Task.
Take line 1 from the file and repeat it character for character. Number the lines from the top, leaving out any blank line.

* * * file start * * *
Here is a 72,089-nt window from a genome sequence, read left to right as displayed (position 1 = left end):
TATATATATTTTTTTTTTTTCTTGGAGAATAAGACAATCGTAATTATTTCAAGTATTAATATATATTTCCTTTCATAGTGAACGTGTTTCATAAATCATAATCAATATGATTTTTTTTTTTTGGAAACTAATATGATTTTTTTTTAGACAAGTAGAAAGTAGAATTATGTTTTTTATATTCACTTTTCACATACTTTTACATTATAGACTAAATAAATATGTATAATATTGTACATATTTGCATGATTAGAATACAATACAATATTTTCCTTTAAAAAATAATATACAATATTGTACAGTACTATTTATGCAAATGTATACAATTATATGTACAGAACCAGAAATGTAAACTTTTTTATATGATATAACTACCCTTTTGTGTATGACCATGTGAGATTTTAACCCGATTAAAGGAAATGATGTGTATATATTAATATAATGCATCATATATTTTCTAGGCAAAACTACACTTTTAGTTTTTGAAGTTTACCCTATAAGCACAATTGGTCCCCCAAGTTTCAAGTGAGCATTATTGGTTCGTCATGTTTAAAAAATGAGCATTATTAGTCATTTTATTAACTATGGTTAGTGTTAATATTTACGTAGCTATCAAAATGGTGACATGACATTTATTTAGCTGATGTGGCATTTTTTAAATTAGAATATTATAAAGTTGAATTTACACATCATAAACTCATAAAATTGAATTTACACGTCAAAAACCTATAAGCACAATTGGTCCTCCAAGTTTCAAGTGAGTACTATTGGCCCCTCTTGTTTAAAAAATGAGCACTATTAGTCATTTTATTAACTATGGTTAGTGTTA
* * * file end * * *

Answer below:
Here is a 72,089-nt window from a genome sequence, read left to right as displayed (position 1 = left end):